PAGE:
Five Pillars for a CO2-Free Industry in Europe and Italy

Five Pillars for a CO2-Free Industry in Europe and Italy
Nicolò Sartori*

The President of the European Commission Ursula von der Leyen (UvdL) assigned the ambitious task of implementing a European Green Deal to Vice President Timmermans, a key pillar of the new Commission’s policy proposals.[1]

Guided by the goal of becoming the first climate-neutral continent by 2050 (if not before), Timmermans’s efforts – which include the recent presentation of his first programmatic outline (see Figure 1) – will encompass a wide range of sectors, from trade to agriculture, from transport to the blue economy, with significant impact on the habits and way of life of EU citizens.

However, the key element of this Copernican revolution – and one that is surprisingly absent from the Timmermans proposal and the recent Climate Decree approved by the Italian government – is the transformation of the industrial sector, where the effects of a green conversion can be disruptive, in both in positive and negative ways.

Figure 1 | European Green Deal: objectives and proposed measures

Source: Frans Timmermans, Twitter post, 8 October 2019, https://twitter.com/TimmermansEU/status/1181653669399400448.

The industrial sector accounts for approximately one quarter of Europe’s the gross domestic product. Despite trends of de-industrialisation, de-localisation and reconversion towards the tertiary sector now underway in Europe, industry still employs around 50 million people across the continent.

One of the existential challenges for European industry is to maintain its competitiveness among international actors that enjoy significant advantages in terms of wage, environmental and social constraints. The idea of an Industry 4.0 – focussed on automation and the integration of digital technologies to increase productivity, upgrade the quality of facilities and create new business models – goes in this direction.[2] This approach now seems somehow outdated, however. At the very least it has been downgraded to an ancillary position in the more complex transformation process needed for European industry to comply with the climate-neutral trajectory outlined by the new Commission.

To maintain its competitiveness on the global arena, the industry needs to improve its production performance, while aligning – or, better, becoming instrumental – to the complete decarbonisation that the EU is striving for by 2050.[3] The sector – which includes industrial, manufacturing and construction processes – contributes to about 20 per cent of total CO2 emissions in Europe, behind the energy (27 per cent) and transport sectors (24 per cent). Together with the latter, it is among the most difficult and complex sectors to decarbonise (due mainly to energy density issues), whereas on the energy front the massive penetration of renewables makes the reduction of emissions easier to achieve.

With regards to the specific needs of the industrial sector in Europe, the transformation towards more sustainable models of production promised by UvdL’s Green Deal needs to be based on five key pillars: efficiency, decarbonisation, circularity, digitalisation and reconversion.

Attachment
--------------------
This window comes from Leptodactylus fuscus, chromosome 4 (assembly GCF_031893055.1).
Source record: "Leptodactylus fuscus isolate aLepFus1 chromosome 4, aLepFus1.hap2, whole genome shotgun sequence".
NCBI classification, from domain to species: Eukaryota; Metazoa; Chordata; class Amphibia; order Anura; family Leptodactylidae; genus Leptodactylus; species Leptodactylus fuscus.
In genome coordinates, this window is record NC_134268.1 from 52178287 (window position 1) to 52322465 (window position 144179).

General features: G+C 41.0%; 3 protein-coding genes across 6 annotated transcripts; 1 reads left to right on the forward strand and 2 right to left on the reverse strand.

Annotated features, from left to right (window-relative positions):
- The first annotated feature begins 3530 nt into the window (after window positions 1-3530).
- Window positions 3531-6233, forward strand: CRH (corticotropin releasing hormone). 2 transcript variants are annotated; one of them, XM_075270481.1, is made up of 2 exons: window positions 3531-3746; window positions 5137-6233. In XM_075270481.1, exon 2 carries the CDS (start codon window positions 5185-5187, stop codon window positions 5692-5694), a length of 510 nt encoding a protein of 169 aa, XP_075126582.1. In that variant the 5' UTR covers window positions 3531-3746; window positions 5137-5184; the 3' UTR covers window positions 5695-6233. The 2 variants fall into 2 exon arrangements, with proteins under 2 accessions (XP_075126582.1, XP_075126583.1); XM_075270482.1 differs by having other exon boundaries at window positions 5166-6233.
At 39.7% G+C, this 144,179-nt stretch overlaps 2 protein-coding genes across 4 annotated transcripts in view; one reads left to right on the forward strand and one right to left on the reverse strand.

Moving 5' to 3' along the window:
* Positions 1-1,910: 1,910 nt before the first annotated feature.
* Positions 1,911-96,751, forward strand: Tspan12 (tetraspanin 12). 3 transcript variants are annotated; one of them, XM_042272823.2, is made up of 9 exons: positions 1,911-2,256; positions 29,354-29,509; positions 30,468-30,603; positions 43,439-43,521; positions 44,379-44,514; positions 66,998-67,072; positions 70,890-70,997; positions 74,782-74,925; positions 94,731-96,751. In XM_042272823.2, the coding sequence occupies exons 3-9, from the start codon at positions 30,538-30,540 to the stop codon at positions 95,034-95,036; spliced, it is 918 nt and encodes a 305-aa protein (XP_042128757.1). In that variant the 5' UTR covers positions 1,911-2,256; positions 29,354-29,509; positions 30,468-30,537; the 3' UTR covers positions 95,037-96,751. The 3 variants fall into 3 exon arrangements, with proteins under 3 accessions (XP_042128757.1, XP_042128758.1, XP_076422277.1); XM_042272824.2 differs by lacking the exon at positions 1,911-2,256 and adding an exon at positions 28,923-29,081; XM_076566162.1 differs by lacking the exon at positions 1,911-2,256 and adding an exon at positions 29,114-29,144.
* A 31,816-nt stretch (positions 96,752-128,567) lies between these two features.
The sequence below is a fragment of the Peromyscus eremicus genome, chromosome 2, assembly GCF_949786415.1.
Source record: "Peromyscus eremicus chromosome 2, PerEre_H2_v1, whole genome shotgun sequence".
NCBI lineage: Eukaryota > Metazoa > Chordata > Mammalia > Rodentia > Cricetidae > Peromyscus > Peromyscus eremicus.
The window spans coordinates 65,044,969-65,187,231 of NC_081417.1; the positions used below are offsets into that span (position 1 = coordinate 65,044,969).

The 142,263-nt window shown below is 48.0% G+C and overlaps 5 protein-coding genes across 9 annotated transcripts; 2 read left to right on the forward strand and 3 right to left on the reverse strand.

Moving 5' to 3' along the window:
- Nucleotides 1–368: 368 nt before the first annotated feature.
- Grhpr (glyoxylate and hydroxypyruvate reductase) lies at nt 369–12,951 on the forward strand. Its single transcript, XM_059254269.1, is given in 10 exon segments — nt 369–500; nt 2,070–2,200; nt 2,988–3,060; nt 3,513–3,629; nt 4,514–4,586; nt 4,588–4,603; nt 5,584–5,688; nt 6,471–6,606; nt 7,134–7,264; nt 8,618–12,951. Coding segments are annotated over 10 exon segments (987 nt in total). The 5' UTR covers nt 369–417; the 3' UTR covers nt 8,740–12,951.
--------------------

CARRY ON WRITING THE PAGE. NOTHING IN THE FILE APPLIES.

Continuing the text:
To promote efficiency means making industrial processes less energy-intensive. This process, where the EU holds a leading role, has already begun. However, there are large margins for improvement – increases in energy efficiency can cut fuel consumption for energy use by 15 to 20 per cent across sectors – especially for the energy-intensive industry.

This opportunity should be fully exploited to reduce consumption and costs while increasing competitiveness. While energy efficiency improvements can competitively reduce carbon footprints, they cannot lead to zero-emissions on their own.

This aspect is intrinsically linked to the need for a coherent and sustainable decarbonisation approach. European industry will embark on a process of reducing CO2 emissions, mainly focused on the electrification of heat, thanks to the usage of furnaces, boilers and heat pumps that run on renewable electricity.[4] However, when electrification options are not viable, it is necessary to develop zero-carbon alternatives.

In this respect, the expansion and use of “green” gases such as hydrogen and biogas is one of the most promising options for European industrial policy. For this to succeed, large investments will be needed to deliver a sustainable (both environmentally and economically) transition for the sector.

The third pillar, circularity, covers processes such as recycling, reusing and converting resources derived from waste materials and by-products used either in industrial processes themselves or from other activities. These processes are another cornerstone of the transformation of European industries. Increasing the circularity of products does not only contribute to improved efficiency and lower operational costs, but can also help cut final CO2 emissions by reducing the production of new materials. The circularity of industrial processes also has an energy dimension, as the biofuels mentioned above are generally the result of recycling and transformation activities.

As foreseen by the concept of Industry 4.0, digitalisation, together with automation, represents one of the main drivers of the future industrial transformation. Connectivity and innovative technologies, including artificial intelligence, clouding, sensors and analytics are cutting-edge instruments the European industry must invest in to reduce inefficiencies, improve the quality of its products and enable new levers of competitive advantage.